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Housework and technology (Public Radio Commentary)

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(For radio stations: Bill's public radio work can be licensed via PRX).

We, of course, celebrate Mother's today, but it remains a sad fact of motherhood that women, particularly mothers, do the majority of housework.

In fact, earlier this month the Spanish parliament passed a law requiring men to do more housework. But didn't technology make all of this easier, nearly erasing housework?

No one disputes that at the beginning of the 20th century it became much less backbreaking. In a sense just as the nation became "industrialized" so did the home: Electrical appliances and gas heating helped a housewife cook and clean. But for whom did appliances make work easier? And for whom did they save time? Consider the simple example of a meal. Most families in the 18th century ate stew - just a big pot of meat and vegetables cooked in liquid for a long time. To make the stew took both sexes.

A man used handmade knives to butcher an animal, a woman carried water to the house in wood buckets, held together by leather likely made by her husband. She cooked the stew, made from vegetables from her garden, over a fire using wood chopped by her husband.

She thickened the stew with grain husked and threshed by her husband. Any scraps or garbage that were not used were moved outside - likely again by her husband.

Now let's fast forward to today.

We buy food from the grocery, toss it in a manufactured steel pan, flick on a burner and cook dinner - disposing of the scraps down a garbage disposal. Look what happened to housework: Technology has liberated men from their role - no need to butcher animals, or cut fire wood, or even toss out the food scraps. Examples like this abound. Look at cleaning a rug.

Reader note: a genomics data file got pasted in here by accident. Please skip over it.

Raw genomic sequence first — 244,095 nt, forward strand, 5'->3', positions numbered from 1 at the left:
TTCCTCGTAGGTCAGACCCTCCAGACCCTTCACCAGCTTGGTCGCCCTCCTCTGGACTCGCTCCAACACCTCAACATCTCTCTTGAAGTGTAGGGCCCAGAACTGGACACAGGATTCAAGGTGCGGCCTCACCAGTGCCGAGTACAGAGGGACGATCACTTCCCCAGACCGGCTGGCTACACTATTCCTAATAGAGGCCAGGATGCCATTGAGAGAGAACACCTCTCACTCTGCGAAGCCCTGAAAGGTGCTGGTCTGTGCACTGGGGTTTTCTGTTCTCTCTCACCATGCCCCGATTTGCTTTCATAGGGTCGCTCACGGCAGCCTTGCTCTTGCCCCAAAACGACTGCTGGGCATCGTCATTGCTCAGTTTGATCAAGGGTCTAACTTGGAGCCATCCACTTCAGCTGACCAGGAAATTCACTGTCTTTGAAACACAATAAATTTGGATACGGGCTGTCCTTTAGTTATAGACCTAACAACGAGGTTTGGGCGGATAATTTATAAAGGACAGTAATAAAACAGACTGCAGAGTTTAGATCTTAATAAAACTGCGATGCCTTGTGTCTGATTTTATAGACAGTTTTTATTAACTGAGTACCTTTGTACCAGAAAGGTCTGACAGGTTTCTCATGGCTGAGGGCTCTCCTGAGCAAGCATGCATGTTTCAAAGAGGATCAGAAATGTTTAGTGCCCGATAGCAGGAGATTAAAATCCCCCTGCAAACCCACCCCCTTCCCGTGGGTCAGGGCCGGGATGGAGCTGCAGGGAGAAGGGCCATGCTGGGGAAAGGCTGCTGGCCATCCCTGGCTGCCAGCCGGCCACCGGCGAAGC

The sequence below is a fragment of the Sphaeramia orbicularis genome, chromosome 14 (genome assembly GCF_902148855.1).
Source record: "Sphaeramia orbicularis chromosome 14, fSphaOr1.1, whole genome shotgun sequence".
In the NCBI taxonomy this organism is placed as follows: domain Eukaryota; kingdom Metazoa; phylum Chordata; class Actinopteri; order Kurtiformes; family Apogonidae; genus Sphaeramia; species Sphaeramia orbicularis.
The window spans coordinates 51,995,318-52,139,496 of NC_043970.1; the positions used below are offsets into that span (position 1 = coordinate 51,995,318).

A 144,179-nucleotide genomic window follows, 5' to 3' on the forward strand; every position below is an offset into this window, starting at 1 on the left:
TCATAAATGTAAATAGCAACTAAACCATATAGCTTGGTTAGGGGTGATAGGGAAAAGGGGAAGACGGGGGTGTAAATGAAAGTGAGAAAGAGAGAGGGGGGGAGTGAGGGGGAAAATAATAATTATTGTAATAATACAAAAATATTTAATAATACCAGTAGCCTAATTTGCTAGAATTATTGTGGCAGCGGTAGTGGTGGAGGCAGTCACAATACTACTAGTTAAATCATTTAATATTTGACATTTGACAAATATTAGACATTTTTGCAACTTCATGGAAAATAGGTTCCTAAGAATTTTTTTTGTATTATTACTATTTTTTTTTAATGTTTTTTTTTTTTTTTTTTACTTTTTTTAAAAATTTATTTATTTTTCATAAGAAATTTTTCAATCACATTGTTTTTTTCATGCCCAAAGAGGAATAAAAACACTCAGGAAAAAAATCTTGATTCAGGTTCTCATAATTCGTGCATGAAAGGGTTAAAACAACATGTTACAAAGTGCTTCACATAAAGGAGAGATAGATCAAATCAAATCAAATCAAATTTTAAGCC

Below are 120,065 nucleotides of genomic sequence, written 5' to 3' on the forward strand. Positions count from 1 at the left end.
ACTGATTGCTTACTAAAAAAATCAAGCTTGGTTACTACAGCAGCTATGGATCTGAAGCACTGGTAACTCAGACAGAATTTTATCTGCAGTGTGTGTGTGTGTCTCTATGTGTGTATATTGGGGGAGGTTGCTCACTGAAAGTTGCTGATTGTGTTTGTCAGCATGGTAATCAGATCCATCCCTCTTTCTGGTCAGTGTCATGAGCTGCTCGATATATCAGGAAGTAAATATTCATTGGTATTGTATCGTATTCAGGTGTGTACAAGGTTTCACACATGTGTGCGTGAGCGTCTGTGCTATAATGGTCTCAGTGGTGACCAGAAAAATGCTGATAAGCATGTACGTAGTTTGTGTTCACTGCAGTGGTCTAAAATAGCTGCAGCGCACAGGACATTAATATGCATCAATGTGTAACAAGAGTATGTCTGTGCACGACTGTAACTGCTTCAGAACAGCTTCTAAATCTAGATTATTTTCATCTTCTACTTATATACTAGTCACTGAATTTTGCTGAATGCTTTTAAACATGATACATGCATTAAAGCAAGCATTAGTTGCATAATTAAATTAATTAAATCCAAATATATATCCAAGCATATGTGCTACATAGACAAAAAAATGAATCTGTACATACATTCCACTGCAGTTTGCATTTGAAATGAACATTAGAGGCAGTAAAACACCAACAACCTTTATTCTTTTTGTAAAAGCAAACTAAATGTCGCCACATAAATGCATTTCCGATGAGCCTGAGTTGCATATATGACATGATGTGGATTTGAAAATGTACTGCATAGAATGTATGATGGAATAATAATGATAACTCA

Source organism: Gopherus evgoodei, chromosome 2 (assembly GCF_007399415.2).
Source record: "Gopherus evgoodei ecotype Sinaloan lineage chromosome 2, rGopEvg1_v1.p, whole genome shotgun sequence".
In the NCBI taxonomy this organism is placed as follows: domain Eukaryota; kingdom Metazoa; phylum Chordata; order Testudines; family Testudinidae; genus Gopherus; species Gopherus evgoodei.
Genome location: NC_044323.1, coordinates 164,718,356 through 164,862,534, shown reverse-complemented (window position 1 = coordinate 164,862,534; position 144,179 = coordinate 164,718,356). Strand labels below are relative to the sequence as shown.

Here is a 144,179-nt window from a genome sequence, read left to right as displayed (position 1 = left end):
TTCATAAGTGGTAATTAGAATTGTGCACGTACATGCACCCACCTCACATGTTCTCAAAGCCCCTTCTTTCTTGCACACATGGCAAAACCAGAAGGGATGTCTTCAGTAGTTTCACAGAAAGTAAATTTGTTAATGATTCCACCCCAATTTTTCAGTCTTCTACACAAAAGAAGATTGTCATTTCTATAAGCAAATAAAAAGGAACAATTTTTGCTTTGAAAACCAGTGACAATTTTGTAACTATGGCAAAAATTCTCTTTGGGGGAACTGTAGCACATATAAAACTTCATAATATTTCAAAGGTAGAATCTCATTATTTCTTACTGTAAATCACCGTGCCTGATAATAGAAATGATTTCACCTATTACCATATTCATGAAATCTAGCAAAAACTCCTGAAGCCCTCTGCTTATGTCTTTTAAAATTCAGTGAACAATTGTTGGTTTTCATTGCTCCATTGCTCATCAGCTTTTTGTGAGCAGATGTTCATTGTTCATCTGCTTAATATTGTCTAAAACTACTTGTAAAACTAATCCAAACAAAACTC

In the past it might be a children's chore to take the rugs outside a few times a year and beat them. Today, of course, mothers drag a vacuum cleaner across the carpet - no need for the children to help. These example give us a way to look at any technological innovation: Keep the new technology in perspective by looking at the big picture. For housework it didn't create more time, technology's main effect was a gender shift of work toward women. And in addition, these newer technologies created a higher standard of cleanliness for a housewife to achieve.

So, if you'd like to give your Mother a real gift for the holiday you can start by doing all the housework.

Copyright 2005 William S. Hammack Enterprises